ARWC’s “chop and drop” project successfully concluded in 2010. This multi-year project was funded by the Eastern Brook Trout Joint Venture. It studied the effects of adding coarse woody material (trees) to streams in the headwaters of the Sunday and Bear Rivers. Adding woody material to streams in this manner is thought to mimic historic conditions before land clearing and modern land use practices such as agriculture, road building, and timber harvesting created the tree-free streams we see today. Trees are cut at strategic intervals along a stream to fall into the water. Depending on gradient, water velocity and other conditions in a particular location, the addition of woody material may cause scouring to create the deep pools favored by brook trout or form “dams” to trap sediment that is eroding from nearby roads.
Treatment took place in 2007 and data was collected annually in the summers of '08, '09 and '10. Monitoring included surveying cross-sections and longitudinal profiles to assess geomorphic changes to the streams after treatment, pebble counts, biological monitoring of brook trout and aquatic insects, and measuring water levels above and below treated areas to assess whether “chop and drop” dampens the high degree of flashiness exhibited by these streams after spring runoff and summer storms.
ARWC worked with the University of Maine, U.S. Fish & Wildlife Service, Maine Department of Inland Fisheries & Wildlife, Town of Newry, and private landowners on this project. While the “official” EBTJV grant ended in 2010, the University of Maine, with ARWC assistance, applied successfully to another fund to continue biological monitoring in 2011, and ARWC and the surveyor re-deployed the water level loggers in May, 2011 for another season of data collection. The loggers will be retrieved and analyzed in late October or early November, 2011.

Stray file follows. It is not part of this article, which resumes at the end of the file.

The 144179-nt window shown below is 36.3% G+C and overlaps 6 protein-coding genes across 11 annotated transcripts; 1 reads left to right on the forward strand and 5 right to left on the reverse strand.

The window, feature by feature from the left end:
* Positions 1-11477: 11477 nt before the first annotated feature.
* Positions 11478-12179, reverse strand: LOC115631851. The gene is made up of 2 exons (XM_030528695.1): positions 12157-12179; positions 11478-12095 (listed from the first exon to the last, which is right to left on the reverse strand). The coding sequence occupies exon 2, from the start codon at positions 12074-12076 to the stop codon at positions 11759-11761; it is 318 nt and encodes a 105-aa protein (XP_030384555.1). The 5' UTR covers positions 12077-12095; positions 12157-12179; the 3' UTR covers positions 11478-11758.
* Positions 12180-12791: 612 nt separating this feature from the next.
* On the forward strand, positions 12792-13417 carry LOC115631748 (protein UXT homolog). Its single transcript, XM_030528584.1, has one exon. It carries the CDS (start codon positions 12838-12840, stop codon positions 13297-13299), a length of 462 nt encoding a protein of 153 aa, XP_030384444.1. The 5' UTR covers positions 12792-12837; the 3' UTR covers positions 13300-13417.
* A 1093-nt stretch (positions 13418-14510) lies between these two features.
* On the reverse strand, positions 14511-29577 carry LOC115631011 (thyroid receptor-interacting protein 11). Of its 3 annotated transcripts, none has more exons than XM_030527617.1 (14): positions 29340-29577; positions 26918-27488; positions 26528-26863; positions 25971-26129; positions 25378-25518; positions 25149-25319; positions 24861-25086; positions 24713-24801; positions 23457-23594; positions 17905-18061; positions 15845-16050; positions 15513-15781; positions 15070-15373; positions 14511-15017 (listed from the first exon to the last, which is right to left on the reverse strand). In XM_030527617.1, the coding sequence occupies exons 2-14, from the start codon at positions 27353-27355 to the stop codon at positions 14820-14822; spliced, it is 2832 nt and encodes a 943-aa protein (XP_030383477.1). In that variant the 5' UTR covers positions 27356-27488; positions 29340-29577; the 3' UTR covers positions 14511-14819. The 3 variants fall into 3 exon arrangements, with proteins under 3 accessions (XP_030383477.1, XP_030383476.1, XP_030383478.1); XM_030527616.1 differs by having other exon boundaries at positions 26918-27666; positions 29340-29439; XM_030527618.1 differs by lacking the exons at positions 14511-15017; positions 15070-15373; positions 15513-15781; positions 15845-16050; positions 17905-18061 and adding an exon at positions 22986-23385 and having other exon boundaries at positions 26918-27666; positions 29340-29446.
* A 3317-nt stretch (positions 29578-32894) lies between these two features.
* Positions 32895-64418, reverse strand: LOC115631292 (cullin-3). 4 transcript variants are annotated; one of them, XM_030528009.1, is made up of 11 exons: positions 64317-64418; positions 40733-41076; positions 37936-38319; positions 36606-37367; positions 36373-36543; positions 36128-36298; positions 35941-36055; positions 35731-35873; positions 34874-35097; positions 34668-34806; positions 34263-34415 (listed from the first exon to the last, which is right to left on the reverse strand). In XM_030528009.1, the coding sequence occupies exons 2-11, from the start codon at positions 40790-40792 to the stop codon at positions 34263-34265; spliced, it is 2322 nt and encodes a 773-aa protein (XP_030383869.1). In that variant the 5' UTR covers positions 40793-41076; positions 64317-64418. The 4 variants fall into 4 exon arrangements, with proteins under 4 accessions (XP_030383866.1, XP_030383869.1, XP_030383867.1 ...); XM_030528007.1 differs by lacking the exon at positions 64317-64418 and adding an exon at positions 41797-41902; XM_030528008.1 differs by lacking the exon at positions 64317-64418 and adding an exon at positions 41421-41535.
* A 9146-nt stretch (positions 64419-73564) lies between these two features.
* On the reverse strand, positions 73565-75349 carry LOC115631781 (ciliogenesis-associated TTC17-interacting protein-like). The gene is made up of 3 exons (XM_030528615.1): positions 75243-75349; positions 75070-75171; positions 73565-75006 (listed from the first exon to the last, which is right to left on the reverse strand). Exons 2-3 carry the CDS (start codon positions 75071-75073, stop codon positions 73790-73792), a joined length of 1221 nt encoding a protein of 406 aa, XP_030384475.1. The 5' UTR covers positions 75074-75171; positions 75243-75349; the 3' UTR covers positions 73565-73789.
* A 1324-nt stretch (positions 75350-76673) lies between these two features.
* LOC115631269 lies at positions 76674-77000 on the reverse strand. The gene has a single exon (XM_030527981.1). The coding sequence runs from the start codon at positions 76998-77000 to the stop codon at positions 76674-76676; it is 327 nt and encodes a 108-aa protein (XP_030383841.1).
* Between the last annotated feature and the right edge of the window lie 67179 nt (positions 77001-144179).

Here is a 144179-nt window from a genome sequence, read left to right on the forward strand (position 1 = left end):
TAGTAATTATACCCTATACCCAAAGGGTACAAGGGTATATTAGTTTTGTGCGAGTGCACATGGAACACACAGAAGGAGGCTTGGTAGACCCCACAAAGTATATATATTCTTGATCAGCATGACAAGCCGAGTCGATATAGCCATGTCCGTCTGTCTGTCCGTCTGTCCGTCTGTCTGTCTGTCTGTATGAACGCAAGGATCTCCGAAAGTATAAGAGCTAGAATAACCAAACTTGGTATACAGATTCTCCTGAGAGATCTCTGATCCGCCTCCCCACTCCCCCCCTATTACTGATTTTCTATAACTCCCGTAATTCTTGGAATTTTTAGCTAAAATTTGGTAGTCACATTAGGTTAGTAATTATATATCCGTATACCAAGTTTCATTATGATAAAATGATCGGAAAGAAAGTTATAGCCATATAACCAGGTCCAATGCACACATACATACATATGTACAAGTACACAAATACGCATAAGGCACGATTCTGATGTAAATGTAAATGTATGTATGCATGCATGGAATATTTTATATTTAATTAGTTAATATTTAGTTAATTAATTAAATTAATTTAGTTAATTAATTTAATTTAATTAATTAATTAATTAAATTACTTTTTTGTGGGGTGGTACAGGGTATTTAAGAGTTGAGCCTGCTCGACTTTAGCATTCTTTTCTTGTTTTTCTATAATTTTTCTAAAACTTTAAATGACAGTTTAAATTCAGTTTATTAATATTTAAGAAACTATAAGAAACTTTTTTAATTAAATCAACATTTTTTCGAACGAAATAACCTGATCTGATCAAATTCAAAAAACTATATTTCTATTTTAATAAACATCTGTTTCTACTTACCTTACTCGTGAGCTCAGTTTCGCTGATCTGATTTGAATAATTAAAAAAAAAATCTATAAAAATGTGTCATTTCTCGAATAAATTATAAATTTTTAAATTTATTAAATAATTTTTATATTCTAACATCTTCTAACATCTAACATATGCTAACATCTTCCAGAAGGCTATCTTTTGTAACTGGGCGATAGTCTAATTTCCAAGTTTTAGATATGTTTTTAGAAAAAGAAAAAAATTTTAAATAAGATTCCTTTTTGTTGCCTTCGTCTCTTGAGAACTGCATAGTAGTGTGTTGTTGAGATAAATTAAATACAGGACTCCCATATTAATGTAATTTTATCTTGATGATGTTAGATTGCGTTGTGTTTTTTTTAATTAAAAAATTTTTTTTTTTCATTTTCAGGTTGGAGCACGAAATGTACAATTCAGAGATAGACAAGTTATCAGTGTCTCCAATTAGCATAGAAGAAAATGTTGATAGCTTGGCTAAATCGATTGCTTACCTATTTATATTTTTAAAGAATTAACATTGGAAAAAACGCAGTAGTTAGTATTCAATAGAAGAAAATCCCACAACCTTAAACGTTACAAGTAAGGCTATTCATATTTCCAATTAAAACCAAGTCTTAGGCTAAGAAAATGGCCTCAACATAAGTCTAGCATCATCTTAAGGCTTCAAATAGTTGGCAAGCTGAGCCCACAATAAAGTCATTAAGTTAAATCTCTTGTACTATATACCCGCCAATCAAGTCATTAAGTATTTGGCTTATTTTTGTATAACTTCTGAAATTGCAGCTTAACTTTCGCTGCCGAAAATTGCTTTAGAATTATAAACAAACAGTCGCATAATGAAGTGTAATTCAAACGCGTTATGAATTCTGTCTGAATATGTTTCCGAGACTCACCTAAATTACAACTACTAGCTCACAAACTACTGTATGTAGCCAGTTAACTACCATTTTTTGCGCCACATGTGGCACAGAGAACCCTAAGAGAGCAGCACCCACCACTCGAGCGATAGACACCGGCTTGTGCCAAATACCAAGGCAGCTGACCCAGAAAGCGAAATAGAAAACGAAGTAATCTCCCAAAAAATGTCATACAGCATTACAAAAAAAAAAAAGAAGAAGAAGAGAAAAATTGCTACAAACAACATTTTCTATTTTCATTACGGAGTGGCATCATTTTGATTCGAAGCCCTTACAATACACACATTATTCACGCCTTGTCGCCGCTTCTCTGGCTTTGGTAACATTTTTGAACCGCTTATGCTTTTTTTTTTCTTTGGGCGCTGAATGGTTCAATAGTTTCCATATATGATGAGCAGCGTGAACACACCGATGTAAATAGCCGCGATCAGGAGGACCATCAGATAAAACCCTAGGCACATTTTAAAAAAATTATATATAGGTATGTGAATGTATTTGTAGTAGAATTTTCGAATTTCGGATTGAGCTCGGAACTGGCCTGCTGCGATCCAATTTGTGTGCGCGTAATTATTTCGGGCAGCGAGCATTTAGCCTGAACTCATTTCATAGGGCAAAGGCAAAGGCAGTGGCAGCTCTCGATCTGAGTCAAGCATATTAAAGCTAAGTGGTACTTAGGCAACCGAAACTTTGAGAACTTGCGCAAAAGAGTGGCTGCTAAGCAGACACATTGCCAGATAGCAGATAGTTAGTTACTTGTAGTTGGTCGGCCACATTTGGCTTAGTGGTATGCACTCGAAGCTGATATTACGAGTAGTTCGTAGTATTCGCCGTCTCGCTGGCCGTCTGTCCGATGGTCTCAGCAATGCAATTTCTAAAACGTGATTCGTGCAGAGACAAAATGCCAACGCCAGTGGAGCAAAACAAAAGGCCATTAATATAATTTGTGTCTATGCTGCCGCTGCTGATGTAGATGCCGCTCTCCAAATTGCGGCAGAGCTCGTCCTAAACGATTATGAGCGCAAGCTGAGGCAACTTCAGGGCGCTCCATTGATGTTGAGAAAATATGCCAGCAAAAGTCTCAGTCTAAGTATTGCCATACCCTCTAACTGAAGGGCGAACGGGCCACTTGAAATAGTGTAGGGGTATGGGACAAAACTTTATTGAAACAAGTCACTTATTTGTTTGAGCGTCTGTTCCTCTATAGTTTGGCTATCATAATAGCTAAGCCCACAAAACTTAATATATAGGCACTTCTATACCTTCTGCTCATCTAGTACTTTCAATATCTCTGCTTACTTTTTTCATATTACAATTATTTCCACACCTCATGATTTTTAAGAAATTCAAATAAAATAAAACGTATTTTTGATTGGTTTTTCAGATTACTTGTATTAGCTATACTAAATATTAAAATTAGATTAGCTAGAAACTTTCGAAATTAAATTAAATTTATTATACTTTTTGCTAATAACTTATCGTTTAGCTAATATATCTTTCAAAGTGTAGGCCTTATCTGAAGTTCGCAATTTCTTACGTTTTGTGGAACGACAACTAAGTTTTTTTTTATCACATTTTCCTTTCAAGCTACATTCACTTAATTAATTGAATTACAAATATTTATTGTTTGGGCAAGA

The data through 2010 show multiple benefits from “chop and drop”, such as creation and enhancement of brook trout habitat, moderating stream flashiness to create more stable flows, an increase in production of the aquatic insects upon which brook trout prey, and improvements in erosion control. Trend analysis shows brook trout populations in treated streams have rebounded, and in some cases exceeded, levels found before treatment caused a short-term disruption in habitat; now that the “chop and drop” has largely stabilized this upward trend is expected to continue.
ARWC and fisheries agencies are excited about the results of the ARWC study. “Chop and drop” shows promise for addressing a host of problems, at relatively low cost, in remote New England headwater streams.